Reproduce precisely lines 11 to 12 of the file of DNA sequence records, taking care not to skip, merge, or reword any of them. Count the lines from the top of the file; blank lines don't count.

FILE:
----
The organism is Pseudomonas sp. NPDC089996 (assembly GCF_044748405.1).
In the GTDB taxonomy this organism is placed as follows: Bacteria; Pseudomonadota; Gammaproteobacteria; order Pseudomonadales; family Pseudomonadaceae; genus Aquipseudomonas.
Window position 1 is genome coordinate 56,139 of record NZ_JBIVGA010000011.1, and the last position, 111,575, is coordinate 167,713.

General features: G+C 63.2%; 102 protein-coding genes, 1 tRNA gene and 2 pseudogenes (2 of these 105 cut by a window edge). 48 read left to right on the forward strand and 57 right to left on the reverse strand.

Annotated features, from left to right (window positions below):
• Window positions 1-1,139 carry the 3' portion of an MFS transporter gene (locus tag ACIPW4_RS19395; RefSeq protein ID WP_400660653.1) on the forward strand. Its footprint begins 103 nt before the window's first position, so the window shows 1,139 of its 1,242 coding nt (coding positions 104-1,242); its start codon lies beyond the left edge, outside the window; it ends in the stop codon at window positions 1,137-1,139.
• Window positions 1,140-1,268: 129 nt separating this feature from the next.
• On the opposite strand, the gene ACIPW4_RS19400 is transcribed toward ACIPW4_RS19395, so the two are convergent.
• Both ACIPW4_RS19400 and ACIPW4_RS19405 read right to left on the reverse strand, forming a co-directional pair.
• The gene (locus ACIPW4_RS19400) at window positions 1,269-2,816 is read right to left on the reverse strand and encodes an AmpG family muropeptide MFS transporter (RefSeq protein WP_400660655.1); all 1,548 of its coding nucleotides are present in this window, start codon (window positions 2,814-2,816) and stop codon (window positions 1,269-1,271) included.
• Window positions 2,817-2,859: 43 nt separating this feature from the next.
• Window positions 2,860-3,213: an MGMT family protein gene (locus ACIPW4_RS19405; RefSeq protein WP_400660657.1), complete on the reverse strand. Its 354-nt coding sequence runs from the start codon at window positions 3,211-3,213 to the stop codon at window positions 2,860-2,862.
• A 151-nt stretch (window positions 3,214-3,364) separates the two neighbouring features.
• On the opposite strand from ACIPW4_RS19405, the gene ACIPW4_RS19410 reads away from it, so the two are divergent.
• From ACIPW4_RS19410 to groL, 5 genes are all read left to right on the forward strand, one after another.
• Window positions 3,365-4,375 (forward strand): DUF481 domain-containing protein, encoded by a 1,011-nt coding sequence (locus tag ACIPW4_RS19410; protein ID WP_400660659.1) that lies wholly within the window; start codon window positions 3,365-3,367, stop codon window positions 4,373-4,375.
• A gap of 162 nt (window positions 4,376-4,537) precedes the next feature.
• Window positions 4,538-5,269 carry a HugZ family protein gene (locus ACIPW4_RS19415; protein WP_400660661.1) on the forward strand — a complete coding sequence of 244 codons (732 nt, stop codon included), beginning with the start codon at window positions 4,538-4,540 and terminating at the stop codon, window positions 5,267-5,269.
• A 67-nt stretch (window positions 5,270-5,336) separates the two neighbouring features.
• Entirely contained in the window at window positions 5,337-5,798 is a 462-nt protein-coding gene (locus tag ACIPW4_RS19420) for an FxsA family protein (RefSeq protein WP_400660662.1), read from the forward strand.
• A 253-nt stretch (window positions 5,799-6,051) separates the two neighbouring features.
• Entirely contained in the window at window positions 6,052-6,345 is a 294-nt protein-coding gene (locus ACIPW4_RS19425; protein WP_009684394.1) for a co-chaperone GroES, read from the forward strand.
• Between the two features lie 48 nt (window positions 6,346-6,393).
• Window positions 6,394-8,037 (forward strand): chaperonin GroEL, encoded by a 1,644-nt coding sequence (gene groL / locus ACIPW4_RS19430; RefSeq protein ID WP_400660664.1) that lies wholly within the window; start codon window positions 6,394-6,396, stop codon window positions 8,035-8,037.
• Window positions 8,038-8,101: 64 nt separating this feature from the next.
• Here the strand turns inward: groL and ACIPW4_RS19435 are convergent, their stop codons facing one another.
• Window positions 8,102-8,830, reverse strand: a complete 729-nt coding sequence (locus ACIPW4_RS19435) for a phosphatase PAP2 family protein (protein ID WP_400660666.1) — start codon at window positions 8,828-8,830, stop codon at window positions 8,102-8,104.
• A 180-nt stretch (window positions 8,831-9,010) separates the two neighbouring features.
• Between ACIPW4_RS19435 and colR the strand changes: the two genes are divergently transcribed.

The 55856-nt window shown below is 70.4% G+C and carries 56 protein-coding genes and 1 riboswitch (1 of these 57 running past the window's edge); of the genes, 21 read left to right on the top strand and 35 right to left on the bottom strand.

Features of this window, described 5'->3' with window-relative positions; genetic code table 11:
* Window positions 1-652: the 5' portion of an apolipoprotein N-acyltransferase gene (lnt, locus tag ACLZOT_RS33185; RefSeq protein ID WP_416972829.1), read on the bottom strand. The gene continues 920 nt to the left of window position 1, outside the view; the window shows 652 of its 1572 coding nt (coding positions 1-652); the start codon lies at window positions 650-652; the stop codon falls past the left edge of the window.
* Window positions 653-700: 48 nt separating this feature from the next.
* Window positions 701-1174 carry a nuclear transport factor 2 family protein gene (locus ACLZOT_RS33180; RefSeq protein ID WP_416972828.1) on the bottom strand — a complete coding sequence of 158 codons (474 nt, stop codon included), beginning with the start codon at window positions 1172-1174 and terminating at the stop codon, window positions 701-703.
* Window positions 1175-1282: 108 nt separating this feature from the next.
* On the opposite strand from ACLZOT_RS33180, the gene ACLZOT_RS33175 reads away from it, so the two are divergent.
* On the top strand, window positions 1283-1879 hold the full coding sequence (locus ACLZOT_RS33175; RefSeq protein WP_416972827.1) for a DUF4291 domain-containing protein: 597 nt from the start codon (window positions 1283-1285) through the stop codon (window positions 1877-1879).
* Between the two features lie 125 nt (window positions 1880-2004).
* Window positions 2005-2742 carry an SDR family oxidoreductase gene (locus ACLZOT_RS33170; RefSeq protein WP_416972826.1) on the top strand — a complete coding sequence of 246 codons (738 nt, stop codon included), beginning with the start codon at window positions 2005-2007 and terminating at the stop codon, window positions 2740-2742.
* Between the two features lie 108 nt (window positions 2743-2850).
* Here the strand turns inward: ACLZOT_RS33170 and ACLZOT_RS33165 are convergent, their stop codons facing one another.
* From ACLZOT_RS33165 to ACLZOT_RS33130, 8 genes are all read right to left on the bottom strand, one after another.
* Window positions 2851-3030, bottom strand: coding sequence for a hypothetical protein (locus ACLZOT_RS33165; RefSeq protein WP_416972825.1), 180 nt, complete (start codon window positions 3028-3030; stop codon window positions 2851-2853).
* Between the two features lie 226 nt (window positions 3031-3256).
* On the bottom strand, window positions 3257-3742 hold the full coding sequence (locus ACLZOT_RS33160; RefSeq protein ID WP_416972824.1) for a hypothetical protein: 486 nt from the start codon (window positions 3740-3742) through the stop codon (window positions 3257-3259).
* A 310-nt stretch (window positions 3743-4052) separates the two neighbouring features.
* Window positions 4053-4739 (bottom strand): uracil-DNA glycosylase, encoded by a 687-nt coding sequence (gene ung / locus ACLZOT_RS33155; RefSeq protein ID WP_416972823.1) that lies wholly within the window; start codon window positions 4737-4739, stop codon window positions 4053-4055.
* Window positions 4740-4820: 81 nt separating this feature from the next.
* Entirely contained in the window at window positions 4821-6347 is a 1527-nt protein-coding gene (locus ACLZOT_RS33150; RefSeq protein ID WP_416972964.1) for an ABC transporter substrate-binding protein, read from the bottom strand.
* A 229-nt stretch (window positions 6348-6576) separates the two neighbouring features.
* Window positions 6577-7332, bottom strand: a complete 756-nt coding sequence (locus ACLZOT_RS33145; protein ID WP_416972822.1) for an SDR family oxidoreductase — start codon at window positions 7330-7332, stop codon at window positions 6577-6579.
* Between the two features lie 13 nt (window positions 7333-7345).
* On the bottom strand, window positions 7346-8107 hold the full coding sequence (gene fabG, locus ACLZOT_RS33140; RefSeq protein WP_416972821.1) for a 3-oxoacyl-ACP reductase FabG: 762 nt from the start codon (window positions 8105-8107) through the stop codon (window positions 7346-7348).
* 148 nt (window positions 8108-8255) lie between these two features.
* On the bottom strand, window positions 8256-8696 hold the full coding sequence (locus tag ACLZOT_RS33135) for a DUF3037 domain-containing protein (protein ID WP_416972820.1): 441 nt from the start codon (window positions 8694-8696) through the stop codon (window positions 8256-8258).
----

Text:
• Window positions 2,817-2,859: 43 nt separating this feature from the next.
• Window positions 2,860-3,213: an MGMT family protein gene (locus ACIPW4_RS19405; RefSeq protein WP_400660657.1), complete on the reverse strand. Its 354-nt coding sequence runs from the start codon at window positions 3,211-3,213 to the stop codon at window positions 2,860-2,862.